I was going through some old “Favorites” links and came upon this one.
It contains many of the works of the late Richard Mitchell, who was an English professor at Glassboro State College (now, Rowan University) in New Jersey. It’s a treasure-trove of thought and wit. You can click around randomly and find something fascinating from one of his books or newsletters about language, writing, education, morality, thinking, and, well, what else is there?
There are several good posts at the Volokh Conspiracy today.
I particularly enjoyed Jacob Levy’s post about the Pledge of Allegiance issue. There have also been some citations of good accounts of the oral arguments at the Supreme Court; the targets are here and here. I was pleased to read that Newdow seems to have done a fine job arguing his case himself before the Court.
I also liked David Bernstein’s post, and Juan Non-Volokh’s followup post, defending the libertarian position regarding antitrust laws and other laws intended to remedy market failures.
I think that the practical case against antitrust laws is strong. But I also think that the moral case against them is strong. It seems to me that voluntary activity should not be punished or restricted, in general, even if those restrictions would lead to improvements for other people. I might agree to exceptions to this rule under rare, emergency, situations; but I think it’s a mistake to institutionalize this sort of power in the hands of people who aren’t me.
I’m glad that Sheik Ahmed Yassin is now, truly, the spiritual leader of Hamas.
I’m also happy that the U.S. has refused to condemn Israel’s action, this time.
It’s no surprise that the UN and EU have condemned the action, but they have no moral authority. It’s disppointing that Britain has condemned it, and factually wrong of British Foreign Secretary Jack Straw to call the action “unjustified”.
I’m not sure whether the killing will prove to be a strategic mistake or not, but the guy richly deserved what he got, and worse. Hamas is at war with Israel, and he personally ordered the gruesome murders of many innocent people.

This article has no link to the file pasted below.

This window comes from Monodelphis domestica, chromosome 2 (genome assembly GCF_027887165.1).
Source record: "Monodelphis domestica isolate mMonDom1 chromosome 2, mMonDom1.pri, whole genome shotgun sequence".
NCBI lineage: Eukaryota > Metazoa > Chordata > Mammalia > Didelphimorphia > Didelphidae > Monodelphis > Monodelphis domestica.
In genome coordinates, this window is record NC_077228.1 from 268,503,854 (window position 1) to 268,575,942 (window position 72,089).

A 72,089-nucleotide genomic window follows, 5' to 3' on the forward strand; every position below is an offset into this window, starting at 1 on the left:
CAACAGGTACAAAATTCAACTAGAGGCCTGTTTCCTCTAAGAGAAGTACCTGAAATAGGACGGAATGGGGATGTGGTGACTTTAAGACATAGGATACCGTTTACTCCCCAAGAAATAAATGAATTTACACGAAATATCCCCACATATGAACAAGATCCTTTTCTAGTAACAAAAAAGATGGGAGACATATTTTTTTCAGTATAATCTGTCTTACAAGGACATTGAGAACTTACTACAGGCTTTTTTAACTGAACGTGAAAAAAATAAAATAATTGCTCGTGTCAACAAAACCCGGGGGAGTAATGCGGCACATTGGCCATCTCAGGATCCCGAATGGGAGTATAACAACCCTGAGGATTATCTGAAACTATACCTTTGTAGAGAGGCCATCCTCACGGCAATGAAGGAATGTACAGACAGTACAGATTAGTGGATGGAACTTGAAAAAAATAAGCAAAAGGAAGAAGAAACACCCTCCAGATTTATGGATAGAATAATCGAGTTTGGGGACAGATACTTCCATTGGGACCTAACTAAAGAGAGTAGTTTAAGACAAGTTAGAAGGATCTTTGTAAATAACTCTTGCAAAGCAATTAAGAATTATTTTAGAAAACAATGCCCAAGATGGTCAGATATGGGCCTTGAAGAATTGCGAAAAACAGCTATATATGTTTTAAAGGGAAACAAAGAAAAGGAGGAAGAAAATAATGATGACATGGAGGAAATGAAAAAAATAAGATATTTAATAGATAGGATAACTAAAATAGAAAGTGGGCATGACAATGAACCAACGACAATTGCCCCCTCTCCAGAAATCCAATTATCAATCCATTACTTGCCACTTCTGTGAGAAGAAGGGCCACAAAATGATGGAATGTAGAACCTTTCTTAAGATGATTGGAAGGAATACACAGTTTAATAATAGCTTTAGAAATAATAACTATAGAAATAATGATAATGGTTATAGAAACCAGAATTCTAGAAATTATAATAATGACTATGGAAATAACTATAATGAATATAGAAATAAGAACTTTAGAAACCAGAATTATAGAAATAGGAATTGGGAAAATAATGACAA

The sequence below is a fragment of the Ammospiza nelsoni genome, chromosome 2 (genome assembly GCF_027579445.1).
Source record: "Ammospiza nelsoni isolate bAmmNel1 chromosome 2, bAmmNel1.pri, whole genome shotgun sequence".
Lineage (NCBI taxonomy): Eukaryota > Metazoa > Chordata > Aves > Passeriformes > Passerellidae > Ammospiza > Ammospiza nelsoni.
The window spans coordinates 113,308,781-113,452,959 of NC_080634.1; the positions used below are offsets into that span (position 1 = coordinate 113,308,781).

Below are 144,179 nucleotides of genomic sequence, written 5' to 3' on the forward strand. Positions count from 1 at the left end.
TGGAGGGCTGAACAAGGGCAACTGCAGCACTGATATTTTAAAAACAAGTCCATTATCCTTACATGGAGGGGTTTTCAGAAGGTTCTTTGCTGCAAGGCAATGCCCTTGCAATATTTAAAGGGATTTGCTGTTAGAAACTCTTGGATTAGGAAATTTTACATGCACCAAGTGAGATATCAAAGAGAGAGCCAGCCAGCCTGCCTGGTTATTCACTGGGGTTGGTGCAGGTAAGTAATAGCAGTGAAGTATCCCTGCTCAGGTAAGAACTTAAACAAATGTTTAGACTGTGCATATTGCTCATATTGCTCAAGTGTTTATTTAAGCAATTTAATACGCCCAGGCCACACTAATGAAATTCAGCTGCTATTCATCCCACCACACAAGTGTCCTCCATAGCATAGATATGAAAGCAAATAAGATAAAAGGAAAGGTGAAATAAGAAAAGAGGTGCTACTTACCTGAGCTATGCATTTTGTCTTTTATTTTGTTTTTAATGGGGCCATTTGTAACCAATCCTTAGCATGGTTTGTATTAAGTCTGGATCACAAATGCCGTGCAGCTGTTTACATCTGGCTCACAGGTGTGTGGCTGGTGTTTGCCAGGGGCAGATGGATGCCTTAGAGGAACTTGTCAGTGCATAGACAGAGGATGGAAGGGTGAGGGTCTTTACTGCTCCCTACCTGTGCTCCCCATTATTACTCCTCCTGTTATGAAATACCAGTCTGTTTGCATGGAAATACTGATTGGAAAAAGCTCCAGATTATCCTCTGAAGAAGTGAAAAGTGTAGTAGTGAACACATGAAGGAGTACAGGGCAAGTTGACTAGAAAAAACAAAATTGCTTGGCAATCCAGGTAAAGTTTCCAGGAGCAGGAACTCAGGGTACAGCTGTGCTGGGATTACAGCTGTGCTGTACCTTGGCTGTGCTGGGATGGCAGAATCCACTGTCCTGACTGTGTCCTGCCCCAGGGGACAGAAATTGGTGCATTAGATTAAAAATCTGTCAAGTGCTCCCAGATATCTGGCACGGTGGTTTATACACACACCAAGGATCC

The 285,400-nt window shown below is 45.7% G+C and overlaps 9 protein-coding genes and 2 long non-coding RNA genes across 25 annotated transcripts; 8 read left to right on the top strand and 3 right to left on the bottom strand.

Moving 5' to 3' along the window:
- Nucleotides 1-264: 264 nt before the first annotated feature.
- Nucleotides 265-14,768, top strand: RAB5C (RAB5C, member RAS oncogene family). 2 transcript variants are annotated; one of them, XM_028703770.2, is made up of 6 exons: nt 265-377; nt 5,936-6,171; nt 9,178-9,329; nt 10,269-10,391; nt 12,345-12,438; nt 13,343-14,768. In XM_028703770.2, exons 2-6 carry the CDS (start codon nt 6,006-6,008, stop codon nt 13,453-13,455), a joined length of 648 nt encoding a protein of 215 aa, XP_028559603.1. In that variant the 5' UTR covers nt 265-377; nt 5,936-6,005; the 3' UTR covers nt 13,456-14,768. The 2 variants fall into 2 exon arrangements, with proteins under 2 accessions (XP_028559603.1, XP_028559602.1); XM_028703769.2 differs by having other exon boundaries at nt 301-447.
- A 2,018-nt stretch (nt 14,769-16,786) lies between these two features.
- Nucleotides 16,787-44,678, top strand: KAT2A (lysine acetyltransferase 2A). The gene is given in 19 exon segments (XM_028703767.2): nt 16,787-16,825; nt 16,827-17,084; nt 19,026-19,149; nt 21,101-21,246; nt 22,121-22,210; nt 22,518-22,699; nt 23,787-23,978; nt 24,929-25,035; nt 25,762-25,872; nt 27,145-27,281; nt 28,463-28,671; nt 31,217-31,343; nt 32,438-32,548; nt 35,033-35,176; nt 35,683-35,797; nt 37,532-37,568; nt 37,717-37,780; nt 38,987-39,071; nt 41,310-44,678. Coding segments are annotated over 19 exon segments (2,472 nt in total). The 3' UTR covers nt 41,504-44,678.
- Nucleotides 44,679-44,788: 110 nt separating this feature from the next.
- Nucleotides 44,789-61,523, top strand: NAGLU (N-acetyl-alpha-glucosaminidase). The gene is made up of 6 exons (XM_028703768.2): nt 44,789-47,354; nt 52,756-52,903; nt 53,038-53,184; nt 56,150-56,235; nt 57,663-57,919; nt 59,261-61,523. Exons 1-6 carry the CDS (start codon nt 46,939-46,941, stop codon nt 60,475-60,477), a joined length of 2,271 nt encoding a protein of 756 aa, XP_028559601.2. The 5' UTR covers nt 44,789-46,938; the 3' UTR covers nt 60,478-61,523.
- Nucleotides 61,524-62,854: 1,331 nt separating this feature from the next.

I’ve never understood the inverted morality that views assassination of murderous leaders to be foul play, while bombing civilians to be a legitimate way to conduct war.
I much prefer assassination.
My son sent me a link to this quiz.
I solved it.
It helps if you can do a little algebra, are willing to proceed with uncertainty and backtrack as you make progress, and have some time and patience.
I like self-referential stuff, so this was intriguing enough to me to see if I could do it.
The news of the Spanish election is disappointing.
And, Eugene Volokh makes an excellent point about why this makes it even more clear that we shouldn’t allow our foreign policy decisions to be vetoed by other nations.
UPDATE: Wretchard finds a silver lining.
When I heard that the bill increasing FCC indecency fines was passed overwhelmingly by the House of Representatives, and that only one Republican voted against it, I knew who must have cast that vote.
A quick google search led to an article that confirmed it.
It was Ron Paul of Texas. He was the Libertarian presidential candidate in 1988, and is the “1” in lots of n to 1 votes. And, for all their concern with indecency, he seems to be the only elected Republican with a decent, principled, respect for individual liberty and the First Amendment.
“The White House issued a statement applauding the House bill.”